Whoever doesn’t allow it to come that far, can expect a breathtaking and unforgettable journey.

campong is fun
campong is fun





2010.10.12 00:32:05


War im Sommer mit Freundin und Kumpel mittels Wohnmobil auf Island unterwegs, das war aber stinklangweilig. Dein Projekt gefällt mir da schon besser. Obwohl mir der Wind wohl ziemlich auf die N***e gehen würde. :)
Weiter so!

2010.12.26 11:04:59

Yura from Kiev

Hi !
Great movie! Liked it!
How many days was the cycling trip, and at what date?

These are our cycling trip, 2009

2011.05.06 22:19:38



thanks for comment, nice page!

I was on Iceland from 26th june to 27th of july. On 26 days i was riding.

user details | 2011.05.11 20:31:18


interessante aufnahmen plus gelungener zusammenschnitt. tolle arbeit! rückenwind! :)

2011.06.17 19:41:36


schöne Foto/Film Collage!! wir waren letztes Jahr zur gleichen Zeit auf Island mit den Rädern unterwegs, besonders das Hochland ist immer wieder eine Reise wert!

2011.07.02 14:08:04

Schmid, Karl-Heinz

Hallo Stefan, wir trafen uns kürzlich auf dem Bike nach Freiburg. Wir unterhielten uns über Island und deine Absichten. Wünsche dir stets Rückenwind. Alles Gute Karl-Heinz

2011.10.02 18:10:19


Ein Super Video, eine tolle Idee und wir drücken die Daumen für den Start zum neuen Vorhaben.

2012.01.02 01:10:33

Peter Eich

Tolles Video, war selbst letztes Jahr in Island, allerdings mit dem Auto, und ich habe JEDEN EINZELNEN Radfahrer, der mir begegnete, um seine Fortbewegungsart beneidet. Dein Film trifft auf meinen Entschluss das nochmal mit dem Rad zu machen.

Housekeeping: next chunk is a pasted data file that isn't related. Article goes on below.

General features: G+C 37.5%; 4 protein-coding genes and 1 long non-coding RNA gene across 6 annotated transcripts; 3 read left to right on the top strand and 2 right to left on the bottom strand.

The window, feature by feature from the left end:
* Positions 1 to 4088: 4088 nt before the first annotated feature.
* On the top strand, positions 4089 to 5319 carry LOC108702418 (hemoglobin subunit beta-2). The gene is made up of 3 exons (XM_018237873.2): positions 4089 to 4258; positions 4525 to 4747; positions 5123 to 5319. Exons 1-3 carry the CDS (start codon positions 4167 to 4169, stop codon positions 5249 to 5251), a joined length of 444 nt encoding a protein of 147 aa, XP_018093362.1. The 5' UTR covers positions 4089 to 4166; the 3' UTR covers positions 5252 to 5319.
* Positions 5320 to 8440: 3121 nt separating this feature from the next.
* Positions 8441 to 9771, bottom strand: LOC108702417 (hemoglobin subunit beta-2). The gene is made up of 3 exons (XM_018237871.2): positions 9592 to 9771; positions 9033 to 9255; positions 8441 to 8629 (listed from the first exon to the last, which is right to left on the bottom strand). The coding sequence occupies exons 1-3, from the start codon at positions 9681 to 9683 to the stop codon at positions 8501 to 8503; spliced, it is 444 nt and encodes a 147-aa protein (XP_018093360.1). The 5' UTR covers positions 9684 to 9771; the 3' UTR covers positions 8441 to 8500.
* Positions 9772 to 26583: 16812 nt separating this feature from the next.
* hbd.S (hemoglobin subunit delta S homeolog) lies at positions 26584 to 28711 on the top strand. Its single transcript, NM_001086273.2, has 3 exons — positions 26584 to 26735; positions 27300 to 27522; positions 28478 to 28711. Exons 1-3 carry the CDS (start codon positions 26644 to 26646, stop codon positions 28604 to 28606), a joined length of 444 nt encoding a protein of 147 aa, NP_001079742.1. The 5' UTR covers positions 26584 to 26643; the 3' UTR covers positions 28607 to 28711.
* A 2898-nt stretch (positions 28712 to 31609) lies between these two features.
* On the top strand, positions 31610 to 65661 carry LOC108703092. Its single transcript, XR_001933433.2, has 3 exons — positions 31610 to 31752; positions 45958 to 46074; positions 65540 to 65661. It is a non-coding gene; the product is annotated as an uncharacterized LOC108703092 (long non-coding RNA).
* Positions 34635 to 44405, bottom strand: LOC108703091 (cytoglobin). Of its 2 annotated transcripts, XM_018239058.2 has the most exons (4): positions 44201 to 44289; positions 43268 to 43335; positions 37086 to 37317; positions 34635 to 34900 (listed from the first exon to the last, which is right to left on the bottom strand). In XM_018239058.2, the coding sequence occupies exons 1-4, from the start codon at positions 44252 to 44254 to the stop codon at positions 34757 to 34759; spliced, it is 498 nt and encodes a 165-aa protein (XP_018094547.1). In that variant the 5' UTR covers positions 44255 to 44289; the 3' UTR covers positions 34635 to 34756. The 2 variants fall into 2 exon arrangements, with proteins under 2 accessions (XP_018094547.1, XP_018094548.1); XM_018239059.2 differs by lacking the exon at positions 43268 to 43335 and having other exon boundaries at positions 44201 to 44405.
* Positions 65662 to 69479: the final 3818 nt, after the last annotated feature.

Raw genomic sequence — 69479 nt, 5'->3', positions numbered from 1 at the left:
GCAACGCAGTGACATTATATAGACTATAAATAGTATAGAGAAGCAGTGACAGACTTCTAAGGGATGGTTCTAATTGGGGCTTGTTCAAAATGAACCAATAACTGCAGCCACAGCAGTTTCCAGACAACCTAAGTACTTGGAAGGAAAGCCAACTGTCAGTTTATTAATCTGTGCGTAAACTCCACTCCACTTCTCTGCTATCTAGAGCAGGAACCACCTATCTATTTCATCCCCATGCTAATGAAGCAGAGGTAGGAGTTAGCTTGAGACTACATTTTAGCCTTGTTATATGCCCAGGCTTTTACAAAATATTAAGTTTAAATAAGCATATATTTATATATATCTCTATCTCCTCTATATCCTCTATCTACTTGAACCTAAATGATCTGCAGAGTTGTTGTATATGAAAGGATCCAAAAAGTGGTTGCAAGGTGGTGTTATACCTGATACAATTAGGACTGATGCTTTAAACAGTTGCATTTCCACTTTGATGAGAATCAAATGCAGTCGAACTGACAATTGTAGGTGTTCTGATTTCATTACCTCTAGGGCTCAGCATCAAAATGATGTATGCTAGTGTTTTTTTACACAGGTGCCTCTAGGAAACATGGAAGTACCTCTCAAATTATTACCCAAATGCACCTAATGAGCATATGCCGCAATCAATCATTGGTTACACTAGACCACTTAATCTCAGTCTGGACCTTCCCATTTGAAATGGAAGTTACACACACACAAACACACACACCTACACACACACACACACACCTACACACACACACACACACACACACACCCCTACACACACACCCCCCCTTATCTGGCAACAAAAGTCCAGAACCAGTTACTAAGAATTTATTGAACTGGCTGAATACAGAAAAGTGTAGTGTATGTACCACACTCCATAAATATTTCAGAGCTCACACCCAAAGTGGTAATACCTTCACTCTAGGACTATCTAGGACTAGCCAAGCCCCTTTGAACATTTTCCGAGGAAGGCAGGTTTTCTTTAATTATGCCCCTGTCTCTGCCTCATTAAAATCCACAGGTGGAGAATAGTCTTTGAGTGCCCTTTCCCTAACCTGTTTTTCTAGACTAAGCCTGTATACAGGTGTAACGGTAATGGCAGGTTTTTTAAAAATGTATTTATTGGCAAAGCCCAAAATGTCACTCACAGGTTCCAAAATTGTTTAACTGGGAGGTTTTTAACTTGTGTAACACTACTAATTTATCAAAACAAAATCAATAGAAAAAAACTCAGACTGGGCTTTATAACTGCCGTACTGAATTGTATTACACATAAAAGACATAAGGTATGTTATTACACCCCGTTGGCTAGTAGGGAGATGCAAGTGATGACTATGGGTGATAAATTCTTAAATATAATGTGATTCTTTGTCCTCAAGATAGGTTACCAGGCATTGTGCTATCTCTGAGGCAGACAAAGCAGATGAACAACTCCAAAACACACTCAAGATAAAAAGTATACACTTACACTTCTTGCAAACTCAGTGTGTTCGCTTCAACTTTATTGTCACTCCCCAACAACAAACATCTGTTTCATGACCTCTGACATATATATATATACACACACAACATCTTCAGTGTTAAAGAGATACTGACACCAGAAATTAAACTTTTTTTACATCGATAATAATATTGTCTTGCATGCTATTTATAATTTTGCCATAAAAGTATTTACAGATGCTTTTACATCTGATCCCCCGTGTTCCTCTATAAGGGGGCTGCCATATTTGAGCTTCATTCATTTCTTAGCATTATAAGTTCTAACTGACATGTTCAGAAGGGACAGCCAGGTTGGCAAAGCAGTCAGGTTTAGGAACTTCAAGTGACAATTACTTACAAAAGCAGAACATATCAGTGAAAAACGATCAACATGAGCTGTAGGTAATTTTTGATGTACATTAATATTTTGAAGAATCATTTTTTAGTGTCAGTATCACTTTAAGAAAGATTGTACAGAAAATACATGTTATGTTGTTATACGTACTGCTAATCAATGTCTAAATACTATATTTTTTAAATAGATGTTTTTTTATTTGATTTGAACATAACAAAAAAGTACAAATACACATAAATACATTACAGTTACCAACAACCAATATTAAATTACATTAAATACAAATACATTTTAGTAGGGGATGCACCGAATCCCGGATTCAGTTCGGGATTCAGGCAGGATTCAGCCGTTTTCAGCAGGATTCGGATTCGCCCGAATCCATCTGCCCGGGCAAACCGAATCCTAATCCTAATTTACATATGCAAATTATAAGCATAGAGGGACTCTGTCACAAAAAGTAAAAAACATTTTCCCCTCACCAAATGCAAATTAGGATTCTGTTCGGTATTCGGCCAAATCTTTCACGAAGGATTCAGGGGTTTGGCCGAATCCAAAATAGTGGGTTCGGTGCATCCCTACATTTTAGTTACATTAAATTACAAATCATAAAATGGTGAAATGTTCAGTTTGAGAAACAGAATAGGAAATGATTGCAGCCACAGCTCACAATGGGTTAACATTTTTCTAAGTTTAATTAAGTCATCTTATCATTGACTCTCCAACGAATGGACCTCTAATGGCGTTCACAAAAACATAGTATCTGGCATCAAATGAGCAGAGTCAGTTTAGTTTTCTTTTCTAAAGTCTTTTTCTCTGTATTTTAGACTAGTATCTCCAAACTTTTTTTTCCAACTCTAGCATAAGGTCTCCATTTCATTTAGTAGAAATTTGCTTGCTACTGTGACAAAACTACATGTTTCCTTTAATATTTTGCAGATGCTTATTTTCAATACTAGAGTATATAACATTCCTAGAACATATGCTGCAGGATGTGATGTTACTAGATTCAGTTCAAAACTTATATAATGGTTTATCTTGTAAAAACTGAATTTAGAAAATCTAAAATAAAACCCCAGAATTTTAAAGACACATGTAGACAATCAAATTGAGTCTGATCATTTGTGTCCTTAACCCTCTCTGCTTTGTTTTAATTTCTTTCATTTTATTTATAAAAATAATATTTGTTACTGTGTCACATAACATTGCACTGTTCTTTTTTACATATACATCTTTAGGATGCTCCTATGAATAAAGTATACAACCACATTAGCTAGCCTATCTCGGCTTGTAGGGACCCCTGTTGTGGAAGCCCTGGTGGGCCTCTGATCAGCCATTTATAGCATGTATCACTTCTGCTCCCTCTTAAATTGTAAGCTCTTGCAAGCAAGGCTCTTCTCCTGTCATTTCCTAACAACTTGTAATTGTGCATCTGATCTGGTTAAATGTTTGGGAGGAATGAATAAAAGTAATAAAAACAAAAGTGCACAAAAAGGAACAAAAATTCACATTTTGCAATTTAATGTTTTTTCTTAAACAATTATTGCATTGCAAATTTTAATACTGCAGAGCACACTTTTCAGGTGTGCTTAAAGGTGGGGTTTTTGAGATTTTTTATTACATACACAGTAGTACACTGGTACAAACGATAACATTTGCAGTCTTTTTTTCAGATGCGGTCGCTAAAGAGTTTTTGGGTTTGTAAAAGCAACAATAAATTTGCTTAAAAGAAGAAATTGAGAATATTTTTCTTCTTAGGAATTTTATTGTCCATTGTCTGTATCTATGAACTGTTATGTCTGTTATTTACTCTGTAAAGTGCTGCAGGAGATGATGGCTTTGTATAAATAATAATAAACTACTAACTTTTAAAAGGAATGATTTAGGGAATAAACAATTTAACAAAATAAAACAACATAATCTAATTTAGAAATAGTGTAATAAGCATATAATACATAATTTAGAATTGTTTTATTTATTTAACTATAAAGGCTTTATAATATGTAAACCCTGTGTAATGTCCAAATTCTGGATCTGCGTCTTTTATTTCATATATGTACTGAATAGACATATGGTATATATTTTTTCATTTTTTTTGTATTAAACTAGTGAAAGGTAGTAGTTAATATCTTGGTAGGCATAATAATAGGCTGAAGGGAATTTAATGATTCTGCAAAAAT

2012.07.29 12:55:24


Ein geiles Video. ich selbst war leider noch nicht da, aber die Planung für 2014 ist schon den den Grob-Zügen. Gibt es noch irgendwelche MUST-DO´s?

2012.09.28 16:42:04


Einfach großartig, danke für den auch sehr gut geschriebenen Bericht! Und die Fotos sind auch erste Sahne!

Wie sieht deiner Einschätzung nach die Lage Mitte April aus? Wären da Teile der Tour nicht fahrbar?

Danke und alles Gute für deine zukünftigen Reisen

2013.12.30 18:48:44


Hi Matthias,

Mitte April dürfte der Großteil der Tour nicht (oder nur extrem erschwerten Bedingungen) fahrbar sein. Die Hochlandstrecken werden i.d.R. erst ab Mitte Mai / Anfang Juni geöffnet, vorher ist unklar ob z.B. Brücken oder Teile der Straßen zerstört wurden. Schau mal auf da findest Du entsprechende Informationen zum Straßenzustand.

Viel Spaß beim Planen, Stefan

user details | 2013.12.30 19:01:12

mikee Clarke

Hi there I'm looking to do a trip this yr was wondering if u have a gpx of ur route I could possibly have alook at please.. your pictures are amazing thanks Mike

2014.02.11 00:59:56


Hi Mike,

Sorry for my late answer I've been away from good internet for some time.
You can see the route in the first google Map on the right side, and direct unter it, there is the link to the GPX file.


user details | 2014.02.21 15:48:26


Das ist sehr, sehr inspirierend...

2015.12.24 20:17:46



The Route 

big map

 download Track

(GPX and Google Earth Format)



klare Ansage,
Alltag im Hochland
Alltag im Hochland II
Alltag im Hochland III
und wenn dir das Wetter nicht passt...
auf 1000m...
die Erde Atmet
Abendessen mit Blick auf den Hekla
öhm, 4x4?
Spieglein, Spieglein
ohne Worte
der südlichste Zipfel Islands
einer von Millionen Wasserfällen
Sand, Schotter, Lava
hinter einem Wasserfall



road conditions:

Travel guide:

free, digital maps (for Garmin GPS):

inspiration, tips, images and links:

general map